Christmas and the New Year are upon us. December is a month of events, celebrations,
festivities, and gift-giving. Amid the busyness of the season, we can get easily caught
up in stress and miss the joy that Christmas time can offer us. Becoming overwhelmed
by the wanting of gifts and food can cause discontentment and throw out of balance
our physical and spiritual health.

“I am not saying this because I am in need, for I have learned to be content whatever the
circumstances. I know what it is to be in need, and I know what it is to have plenty. I
have learned the secret of being content in any and every situation, whether well fed or
hungry, whether living in plenty or in want. I can do all this through him who gives me
strength.” – Philippians 4:11-13

It can be incredibly tempting to get pulled into wanting more and more things. The
newest appliances, cars, clothes, vacations – you name it – are constantly vying for our
attention and desires. We feel the need to give the best gifts, to have the most things,
and to keep up with the trends and what people around us own.

At the same time, holiday meals catch our attention. And, I think it is fair to say that
anyone loves a good, festive meal. But, it can be the same as the former issue.
Self-control at holiday meals can become incredibly difficult – we want to eat everything,
or perhaps we want to create the best, most memorable meal for others. But, as we
know, over-indulgence is not productive for physical health or wellness, despite the
short-lived good feelings we may experience at the moment.

This world is a constant cycle of wanting and craving more. But in the end, the more we
gain, the more we will desire, the more jealousy we’ll experience, and the more
discontent we will grow. What if there was something to be said for contentment?
The book of Philippians was written by the apostle Paul. It is known as the happiest
book of the Bible, and in the passage above, he writes about contentment in every
circumstance. But would you know that he wrote the letter we now read in the Bible
while he was in prison? Paul was persecuted, alone, without any belongings, and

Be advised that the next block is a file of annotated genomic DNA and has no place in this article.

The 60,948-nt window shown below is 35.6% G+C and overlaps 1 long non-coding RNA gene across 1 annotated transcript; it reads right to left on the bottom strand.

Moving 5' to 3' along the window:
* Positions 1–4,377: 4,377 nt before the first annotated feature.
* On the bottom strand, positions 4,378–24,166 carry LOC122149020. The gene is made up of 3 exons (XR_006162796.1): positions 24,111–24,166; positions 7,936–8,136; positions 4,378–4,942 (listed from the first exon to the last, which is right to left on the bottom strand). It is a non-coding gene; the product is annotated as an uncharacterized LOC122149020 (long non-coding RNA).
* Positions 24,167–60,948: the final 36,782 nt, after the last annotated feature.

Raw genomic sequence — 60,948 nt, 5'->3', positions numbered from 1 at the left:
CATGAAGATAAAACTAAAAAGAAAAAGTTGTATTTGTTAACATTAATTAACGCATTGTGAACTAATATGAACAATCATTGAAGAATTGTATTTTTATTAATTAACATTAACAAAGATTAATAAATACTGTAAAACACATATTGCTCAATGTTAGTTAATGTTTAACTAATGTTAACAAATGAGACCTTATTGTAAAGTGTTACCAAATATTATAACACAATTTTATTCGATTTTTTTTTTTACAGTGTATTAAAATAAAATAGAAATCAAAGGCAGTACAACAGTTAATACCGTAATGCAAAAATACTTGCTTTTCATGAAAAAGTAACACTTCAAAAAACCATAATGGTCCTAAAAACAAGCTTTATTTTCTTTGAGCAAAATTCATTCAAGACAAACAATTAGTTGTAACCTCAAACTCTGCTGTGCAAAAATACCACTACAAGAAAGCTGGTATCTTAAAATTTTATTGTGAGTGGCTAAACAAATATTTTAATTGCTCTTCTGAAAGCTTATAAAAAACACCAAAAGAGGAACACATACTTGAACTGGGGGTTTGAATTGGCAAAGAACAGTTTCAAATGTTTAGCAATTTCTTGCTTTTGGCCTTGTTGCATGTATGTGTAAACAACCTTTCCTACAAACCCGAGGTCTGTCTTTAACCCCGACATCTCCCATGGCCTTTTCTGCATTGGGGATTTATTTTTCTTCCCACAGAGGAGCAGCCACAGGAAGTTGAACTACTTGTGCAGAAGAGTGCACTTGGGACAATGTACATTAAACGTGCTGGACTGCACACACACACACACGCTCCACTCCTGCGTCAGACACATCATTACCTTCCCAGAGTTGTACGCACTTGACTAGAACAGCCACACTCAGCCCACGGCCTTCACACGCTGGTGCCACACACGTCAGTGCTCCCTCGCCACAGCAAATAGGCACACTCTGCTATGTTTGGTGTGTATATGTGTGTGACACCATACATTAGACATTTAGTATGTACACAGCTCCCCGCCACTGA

eventually spent his final days in prison. Yet, he writes about contentment and joy.

Throughout the holidays and truly, throughout all of life, it is impossible to have
everything that you want. Yet, to be truly healthy, contentment is a crucial principle. To
spend your whole life chasing what everyone else has will only lead to anxiety and
discontentment. As tempting as it may be throughout the holidays and on to be trapped
in discontentment, the choice to be thankful for what you have and are is worth it.

In life, there is room for growth, for building health and wellness, and for gaining wealth.
Pursue these things as it is healthy and beneficial – but don’t make them your all! In
being grateful for all that you already have, you may quickly come to find that you have
more than you already knew.

““Therefore I tell you, do not worry about your life, what you will eat or drink; or about
your body, what you will wear. Is not life more than food, and the body more than
clothes? Look at the birds of the air; they do not sow or reap or store away in barns, and
yet your heavenly Father feeds them. Are you not much more valuable than they? Can
any one of you by worrying add a single hour to your life? “And why do you worry about
clothes? See how the flowers of the field grow. They do not labor or spin. Yet I tell you
that not even Solomon in all his splendor was dressed like one of these. If that is how
God clothes the grass of the field, which is here today and tomorrow is thrown into the
fire, will he not much more clothe you—you of little faith?”
Matthew 6:25-30 NIV

By: Mackenzie Grace @walkingingraceandfaith